Owen Wilson was charming and awkward (and a better alternative to Woody Allen as a leading man), Carla Bruni was a pleasant surprise, Marion Cotillard was a dear and Adrian Brody as Salvador Dali made me swoon. Above all Corey Stoll as Ernest Hemingway stole the show, saying his lines in such a way that transports you inside one of Hemingway’s novels. My favorite review of the film is from Lock, Stock, and Two Film Geeks, which accurately explains how watching the film made you feel that Allen is taking an optimistic turn in his directing. Probably the most mainstream of Woody Allen films (I did say Owen Wilson), Midnight in Paris was endearing and catered to all romantics that suffer from “Golden Era Anxiety.”
Golden Era Anxiety – the feeling one gets when they are unable to accept the difficulties of life and society in the present and therefore romanticizes a previous “golden era” that appears rich in intellectualism and culture.
I’m guilty of having golden era anxiety. At different stages I wanted to go back to NYC in the late 1960’s, England in the early 60’s, and Paris in the 20’s. If you know anything of history, none of those times were peachy keen.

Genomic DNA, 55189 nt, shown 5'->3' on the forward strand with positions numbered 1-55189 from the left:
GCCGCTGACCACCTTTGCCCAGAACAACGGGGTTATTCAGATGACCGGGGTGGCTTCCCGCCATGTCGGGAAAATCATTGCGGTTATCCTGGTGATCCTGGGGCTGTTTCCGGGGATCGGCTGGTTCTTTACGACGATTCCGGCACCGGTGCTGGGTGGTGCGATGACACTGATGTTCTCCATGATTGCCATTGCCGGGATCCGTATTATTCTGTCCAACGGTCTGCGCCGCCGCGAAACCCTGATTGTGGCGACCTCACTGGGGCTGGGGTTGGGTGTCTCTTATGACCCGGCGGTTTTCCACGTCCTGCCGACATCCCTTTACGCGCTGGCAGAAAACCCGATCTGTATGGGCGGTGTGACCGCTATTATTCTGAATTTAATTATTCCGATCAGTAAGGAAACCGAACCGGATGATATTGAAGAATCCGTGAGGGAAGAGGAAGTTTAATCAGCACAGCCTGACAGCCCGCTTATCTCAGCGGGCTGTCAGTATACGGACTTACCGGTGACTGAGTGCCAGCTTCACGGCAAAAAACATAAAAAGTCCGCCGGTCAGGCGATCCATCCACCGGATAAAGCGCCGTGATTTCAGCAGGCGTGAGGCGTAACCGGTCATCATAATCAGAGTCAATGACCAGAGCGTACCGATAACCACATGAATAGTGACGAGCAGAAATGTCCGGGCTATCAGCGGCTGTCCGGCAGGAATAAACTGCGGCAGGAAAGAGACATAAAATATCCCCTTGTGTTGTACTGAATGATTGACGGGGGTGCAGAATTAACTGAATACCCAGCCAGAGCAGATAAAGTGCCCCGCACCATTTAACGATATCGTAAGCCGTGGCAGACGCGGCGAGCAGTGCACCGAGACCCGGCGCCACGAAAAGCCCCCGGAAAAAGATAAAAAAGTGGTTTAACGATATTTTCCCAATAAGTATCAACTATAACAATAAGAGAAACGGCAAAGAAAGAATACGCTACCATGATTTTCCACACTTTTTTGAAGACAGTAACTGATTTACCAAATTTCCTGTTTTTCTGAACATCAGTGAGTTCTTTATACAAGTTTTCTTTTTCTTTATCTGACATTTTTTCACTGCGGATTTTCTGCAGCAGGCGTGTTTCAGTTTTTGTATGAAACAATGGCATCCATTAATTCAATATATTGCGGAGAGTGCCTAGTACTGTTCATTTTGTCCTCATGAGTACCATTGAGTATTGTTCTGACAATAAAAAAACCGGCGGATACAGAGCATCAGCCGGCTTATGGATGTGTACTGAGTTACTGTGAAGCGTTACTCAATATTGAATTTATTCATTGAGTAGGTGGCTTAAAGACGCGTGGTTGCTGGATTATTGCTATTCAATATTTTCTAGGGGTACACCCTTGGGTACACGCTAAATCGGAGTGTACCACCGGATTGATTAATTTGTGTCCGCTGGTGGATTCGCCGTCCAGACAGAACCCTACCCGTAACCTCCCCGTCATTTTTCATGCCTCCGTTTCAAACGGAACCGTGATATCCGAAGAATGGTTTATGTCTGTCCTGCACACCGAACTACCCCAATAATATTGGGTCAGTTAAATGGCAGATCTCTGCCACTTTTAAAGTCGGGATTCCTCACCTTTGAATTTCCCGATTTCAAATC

It’s also easy for my generation to romanticize bohemian culture, to have the freedom to do “your work” and lives without bills, taxes and loans. We have nostalgia for golden eras where la vie boheme actually appeared to be within reach, though we do forget about modern pleasures like antibiotics and online shopping. One climatic scene in Midnight in Paris has Wilson realizing that if he stays in a previous era, he will eventually only want to return to an even earlier one. Grass is always greener, era is more golden.
Oh lord, another quote just came afloat: Nothing gold can stay. “The Outsiders”/Robert Frost anyone?
While 2011 marks a time of always being connected and always moving, we have to be reminded to stop. The one image I have in my mind when I think about Europe includes sitting at an outside cafe, drinking wine and talking. As outlandish as it might appear, we (New Yorkers, recent grads, minions of the marketing machine) can do that too.
If we allow ourselves to.